Sudden Strike 4 - The Pacific War DLCby Adam Dileva
It’s not easy to transition a RTS to consoles, namely due to the controller interface. Some fail horribly, whereas others, like Sudden Strike 4, do a half decent job at rising to the challenge. In fact, you can read our review on the base game HERE.
Since release, developers Kite Games have added a couple of DLC expansions for Sudden Strike 4, with the newest, The Pacific War, available now. Adding a whole new theater of War, this expansion focuses solely on the Allies versus Japanese conflict in the Pacific, complete with new units, scenarios, gameplay and generals.
As you begin, you’ll choose either Allied or Japanese forces, each with their own campaign of five missions each, for a total of ten. Each campaign will allow you to utilize three new commanders each, all with their own unique abilities and playstyles. You’ll battle on completely new lands in scenarios that were iconic in World War II, such as the battle at Iwo Jima and more. I know it’s a historical recreation of events, but I don’t want to spoil any of the missions given there’s only a handful, though some were very interesting, challenging and unique.
So what’s specifically new with this DLC aside from a new setting and commanders? The main points would have to be the varied vehicles (including naval ships) and new units that add some interesting strategy, such as flamethrower tanks and units, amphibious vehicles and so many more that I don’t know the official names to. The naval battles were surely the biggest surprise for me, and also the mission I’ll remember the most from both campaigns.
Looking up the DLC, you’ll probably notice that it’s priced a little high, $19.99 CAD to be exact, but for good reason, as you’re getting a massive 10 missions with completely new commanders, which is much more compared to what the previous DLC packages offered.
Core gameplay is largely unchanged mechanically. You still need to use the annoying ‘A’ button hold for an expanding reticule to select units imperfectly. Given that Sudden Strike 4 is a RTS, you’re going to have to become proficient with managing multiple squads at any given time, though for the majority of the missions, I found that gathering every single unit of mine and sending them as a massive force worked for the most part as well. Sure it wasn’t anywhere near as strategic, but it brought a grin to my face when I would simply steamroll anything in front of my chosen path.
Historically, The Pacific War seems to be quite accurate. While I’m no history major, there’s nothing quite like having to invade an enemy controlled island on the beach shores and push your way into enemy lines. Many missions revolve around some sort of invading, or defending, and having to capture a specific point for strategic purposes. Yes, that’s the general reasoning for any battle, but with the new units and vehicles added in this expansion, it sure makes it a lot more interesting.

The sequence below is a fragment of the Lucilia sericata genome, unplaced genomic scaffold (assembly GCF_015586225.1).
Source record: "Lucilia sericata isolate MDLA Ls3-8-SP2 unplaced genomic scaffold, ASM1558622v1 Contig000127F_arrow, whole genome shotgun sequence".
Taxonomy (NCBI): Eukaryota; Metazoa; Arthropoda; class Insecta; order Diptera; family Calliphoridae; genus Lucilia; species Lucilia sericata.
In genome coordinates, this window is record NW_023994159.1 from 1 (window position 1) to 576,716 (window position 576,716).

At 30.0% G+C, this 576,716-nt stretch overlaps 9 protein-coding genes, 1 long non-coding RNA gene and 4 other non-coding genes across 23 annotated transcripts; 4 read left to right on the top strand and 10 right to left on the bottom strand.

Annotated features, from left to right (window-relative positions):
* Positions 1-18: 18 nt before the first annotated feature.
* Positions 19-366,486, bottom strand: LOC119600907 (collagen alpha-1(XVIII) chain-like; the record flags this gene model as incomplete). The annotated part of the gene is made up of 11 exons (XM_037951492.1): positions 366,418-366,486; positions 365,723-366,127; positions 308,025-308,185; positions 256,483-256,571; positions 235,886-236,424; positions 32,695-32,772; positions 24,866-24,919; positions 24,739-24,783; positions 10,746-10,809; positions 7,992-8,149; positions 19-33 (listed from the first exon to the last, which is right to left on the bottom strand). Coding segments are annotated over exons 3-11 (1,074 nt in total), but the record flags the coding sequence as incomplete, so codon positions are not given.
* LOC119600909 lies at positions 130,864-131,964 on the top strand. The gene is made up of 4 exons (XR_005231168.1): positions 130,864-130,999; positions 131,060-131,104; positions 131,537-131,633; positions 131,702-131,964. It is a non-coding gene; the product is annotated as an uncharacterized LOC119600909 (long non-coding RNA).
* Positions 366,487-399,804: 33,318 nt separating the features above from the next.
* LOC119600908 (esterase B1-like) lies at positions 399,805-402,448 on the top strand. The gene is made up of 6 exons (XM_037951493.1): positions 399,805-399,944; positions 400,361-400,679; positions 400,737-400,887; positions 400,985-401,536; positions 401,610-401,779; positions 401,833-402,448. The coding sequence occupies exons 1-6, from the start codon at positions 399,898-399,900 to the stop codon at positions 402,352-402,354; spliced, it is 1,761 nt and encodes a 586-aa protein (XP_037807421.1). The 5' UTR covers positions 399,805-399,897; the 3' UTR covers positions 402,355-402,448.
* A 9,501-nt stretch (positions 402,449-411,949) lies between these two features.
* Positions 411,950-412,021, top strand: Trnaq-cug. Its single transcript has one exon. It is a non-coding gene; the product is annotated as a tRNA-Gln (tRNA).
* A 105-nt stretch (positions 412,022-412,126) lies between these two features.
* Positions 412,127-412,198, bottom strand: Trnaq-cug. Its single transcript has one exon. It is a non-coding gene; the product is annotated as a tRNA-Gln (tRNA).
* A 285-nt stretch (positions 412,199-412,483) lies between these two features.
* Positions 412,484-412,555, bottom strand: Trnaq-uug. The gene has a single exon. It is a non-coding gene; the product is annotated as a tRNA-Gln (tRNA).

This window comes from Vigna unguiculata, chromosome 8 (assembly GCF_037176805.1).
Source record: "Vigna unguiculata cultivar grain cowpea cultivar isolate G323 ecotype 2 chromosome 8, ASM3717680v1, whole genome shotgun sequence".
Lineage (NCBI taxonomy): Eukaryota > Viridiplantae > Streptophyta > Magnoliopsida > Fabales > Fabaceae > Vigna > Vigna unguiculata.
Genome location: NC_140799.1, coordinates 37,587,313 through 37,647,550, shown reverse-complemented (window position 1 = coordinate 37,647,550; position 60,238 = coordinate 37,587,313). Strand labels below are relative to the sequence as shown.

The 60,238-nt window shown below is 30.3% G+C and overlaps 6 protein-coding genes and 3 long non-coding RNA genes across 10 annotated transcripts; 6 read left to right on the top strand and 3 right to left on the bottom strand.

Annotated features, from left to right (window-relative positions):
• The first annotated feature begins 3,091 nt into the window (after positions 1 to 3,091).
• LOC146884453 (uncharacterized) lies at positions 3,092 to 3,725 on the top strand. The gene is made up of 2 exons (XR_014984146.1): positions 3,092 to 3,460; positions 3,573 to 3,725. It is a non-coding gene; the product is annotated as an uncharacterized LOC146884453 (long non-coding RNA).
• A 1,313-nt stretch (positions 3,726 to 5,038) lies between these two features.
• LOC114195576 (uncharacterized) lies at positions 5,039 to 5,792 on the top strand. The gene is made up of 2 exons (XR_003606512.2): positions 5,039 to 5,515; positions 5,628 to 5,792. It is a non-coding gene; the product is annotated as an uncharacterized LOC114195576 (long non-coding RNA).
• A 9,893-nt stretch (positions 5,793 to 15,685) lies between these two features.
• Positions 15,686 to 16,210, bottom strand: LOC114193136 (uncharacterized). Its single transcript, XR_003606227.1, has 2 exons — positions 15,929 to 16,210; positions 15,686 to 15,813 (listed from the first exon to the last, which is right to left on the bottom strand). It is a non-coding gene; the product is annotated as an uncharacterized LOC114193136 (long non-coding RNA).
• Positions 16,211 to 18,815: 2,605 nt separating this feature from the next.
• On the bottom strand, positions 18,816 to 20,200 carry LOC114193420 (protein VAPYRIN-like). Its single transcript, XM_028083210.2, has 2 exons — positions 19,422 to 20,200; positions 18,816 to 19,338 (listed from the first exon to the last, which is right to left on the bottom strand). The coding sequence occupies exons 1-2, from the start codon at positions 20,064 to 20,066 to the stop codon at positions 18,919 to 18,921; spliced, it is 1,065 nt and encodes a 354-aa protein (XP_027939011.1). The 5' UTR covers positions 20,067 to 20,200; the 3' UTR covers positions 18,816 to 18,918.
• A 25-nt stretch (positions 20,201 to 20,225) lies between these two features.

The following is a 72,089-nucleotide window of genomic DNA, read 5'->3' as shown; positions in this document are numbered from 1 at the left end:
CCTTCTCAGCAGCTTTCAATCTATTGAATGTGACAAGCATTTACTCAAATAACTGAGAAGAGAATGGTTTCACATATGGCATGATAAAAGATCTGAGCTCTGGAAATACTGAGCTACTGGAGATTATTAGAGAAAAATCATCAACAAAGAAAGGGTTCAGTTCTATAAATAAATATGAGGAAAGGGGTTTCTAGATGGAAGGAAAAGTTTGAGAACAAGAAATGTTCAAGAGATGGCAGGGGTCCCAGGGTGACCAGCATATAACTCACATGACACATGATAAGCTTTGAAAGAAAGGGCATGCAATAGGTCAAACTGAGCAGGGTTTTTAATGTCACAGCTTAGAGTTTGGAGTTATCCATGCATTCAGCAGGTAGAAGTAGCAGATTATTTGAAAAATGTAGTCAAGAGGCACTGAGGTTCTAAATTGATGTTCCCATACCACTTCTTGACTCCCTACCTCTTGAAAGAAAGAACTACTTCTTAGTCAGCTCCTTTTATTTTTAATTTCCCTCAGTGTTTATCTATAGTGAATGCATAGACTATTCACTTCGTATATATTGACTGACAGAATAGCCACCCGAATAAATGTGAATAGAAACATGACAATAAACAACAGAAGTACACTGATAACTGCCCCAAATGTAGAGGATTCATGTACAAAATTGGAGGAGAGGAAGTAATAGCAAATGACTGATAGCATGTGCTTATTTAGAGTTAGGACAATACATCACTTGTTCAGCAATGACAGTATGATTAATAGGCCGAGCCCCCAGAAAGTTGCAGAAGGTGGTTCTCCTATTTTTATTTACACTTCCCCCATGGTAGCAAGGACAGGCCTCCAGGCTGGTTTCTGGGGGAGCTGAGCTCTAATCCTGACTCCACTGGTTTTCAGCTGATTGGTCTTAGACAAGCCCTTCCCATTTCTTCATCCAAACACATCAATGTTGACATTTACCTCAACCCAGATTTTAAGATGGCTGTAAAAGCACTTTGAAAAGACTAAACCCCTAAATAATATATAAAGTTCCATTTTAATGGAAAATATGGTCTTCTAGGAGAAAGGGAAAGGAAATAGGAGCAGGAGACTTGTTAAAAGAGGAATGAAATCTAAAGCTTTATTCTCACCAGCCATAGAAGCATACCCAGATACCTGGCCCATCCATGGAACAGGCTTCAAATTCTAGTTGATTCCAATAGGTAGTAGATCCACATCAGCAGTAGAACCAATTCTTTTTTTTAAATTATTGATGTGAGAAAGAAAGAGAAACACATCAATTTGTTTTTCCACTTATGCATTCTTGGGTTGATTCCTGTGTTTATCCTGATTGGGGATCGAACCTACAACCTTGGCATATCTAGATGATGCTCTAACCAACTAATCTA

There’s nothing like quite rolling up on a fortified airbase with your tanks, infantry and flamethrower tanks, disseminating anything in front of you, or just as you think you’re on the brink of victory, you become swarmed with enemy tanks on your flank. There’s plenty of exciting moments like this included in many of the missions, but the naval battles was a great addition and added some variety to the basic gameplay.
While I didn’t previously play the core Sudden Strike 4 game, I really enjoyed some of the strategic elements, like medics, repair requests and the new deployable HMG’s. As you complete missions, you’ll be graded on 1 to 3 stars, which in turn can be used on picking perks and abilities for your commanders for your missions, allowing for varied gameplay and replayabilty. Some abilities cost 1 star to equip, where others can be up to 4, so you’ll need to choose wisely based on your playstyle. I tended to focus on infantry skills and boosts, though there were many for tanks as well. My only wish was that each commander had a more specific focus on battles, as each had some minor differences, but nothing terribly drastic.
Visually, I was impressed with how sharp and detailed the environments were. Sure, you’re not able to completely zoom in closely to individual units, but with a RTS title, there’s no real reason, or time, to. I found infantry to appear very bland and basic, but vehicles were much more detailed, as you could tell what type of tank or vehicle they were at a quick glance. Seeing trees fall in the jungle as your tanks roll through is always satisfying, as are tracks and pathways be left behind your infantry. As for the audio, the soundtrack is subtle and fitting, and the sound effects from battle are crisp and sound realistic. The voice over work isn’t nearly as good, but serviceable.
The only issue I had was that when I was controlling my horde all at once (every unit I had alive), there would often be some major hitching when I would issue commands, as if the game had to pause and think of how to navigate all of the units to my destination. It caused for confusion at first but eventually I learned to deal with it.
While I was initially taken back by the price point, after playing through both campaigns and all 10 missions, I was glad that I did. It would have been easy to simply reskin previous content and call it a day, but it’s clear that effort was made here to not only be historically accurate, but fun and exciting as well, even for Sudden Strike 4 veterans, or new comers like myself.